High-density microfibers as a potential optical interface to reach deep brain regions
Perkins, L. Nathan
Boas, David A.
Gardner, Timothy J.
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Citation (published version)L. Nathan Perkins, Dawit Semu, Jun Shen, David A .Boas, Timothy J. Gardner. 2018. "High-density microfibers as a potential optical interface to reach deep brain regions." JOURNAL OF NEURAL ENGINEERING, Volume 15, Issue 6. https://doi.org/10.1088/1741-2552/aadbb2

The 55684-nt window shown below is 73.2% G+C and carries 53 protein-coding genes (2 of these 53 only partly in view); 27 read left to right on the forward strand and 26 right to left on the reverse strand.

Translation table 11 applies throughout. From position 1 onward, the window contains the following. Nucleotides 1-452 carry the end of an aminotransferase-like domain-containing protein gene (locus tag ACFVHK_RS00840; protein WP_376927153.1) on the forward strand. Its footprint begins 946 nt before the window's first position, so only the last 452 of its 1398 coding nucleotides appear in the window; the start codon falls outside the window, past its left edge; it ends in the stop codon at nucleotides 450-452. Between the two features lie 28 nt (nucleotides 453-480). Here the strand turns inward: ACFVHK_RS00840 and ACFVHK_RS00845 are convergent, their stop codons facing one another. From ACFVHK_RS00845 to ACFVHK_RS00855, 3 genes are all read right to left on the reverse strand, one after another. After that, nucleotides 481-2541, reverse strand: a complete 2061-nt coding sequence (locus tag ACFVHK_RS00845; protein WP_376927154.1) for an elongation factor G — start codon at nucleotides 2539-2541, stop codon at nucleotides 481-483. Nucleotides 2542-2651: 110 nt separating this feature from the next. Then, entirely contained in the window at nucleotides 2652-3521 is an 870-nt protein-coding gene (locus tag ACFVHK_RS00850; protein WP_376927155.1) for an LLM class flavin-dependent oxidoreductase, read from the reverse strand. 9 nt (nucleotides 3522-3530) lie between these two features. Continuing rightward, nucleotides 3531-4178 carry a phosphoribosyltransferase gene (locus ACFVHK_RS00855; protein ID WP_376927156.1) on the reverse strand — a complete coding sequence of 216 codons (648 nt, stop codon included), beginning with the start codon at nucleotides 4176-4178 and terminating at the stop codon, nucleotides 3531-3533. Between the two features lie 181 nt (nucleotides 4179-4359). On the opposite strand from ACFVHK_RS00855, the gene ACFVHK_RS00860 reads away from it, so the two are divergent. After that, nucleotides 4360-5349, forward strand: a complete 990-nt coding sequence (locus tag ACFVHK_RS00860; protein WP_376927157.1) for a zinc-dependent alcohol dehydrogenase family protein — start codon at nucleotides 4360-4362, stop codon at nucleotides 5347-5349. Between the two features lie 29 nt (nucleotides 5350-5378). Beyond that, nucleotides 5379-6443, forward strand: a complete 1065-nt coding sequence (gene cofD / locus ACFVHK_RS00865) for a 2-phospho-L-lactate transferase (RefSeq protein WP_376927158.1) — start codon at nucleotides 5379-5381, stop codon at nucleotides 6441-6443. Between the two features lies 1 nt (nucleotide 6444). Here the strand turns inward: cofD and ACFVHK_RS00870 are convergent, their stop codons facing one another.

OBJECTIVE: Optical techniques for recording and manipulating neural activity have traditionally been constrained to superficial brain regions due to light scattering. New techniques are needed to extend optical access to large 3D volumes in deep brain areas, while retaining local connectivity. APPROACH: We have developed a method to implant bundles of hundreds or thousands of optical microfibers, each with a diameter of 8 μm. During insertion, each fiber moves independently, following a path of least resistance. The fibers achieve near total internal reflection, enabling optically interfacing with the tissue near each fiber aperture. MAIN RESULTS: At a depth of 3 mm, histology shows fibers consistently splay over 1 mm in diameter throughout the target region. Immunohistochemical staining after chronic implants reveals neurons in close proximity to the fiber tips. Models of photon fluence indicate that fibers can be used as a stimulation light source to precisely activate distinct patterns of neurons by illuminating a subset of fibers in the bundle. By recording fluorescent beads diffusing in water, we demonstrate the recording capability of the fibers. SIGNIFICANCE: Our histology, modeling and fluorescent bead recordings suggest that the optical microfibers may provide a minimally invasive, stable, bidirectional interface for recording or stimulating genetic probes in deep brain regions-a hyper-localized form of fiber photometry.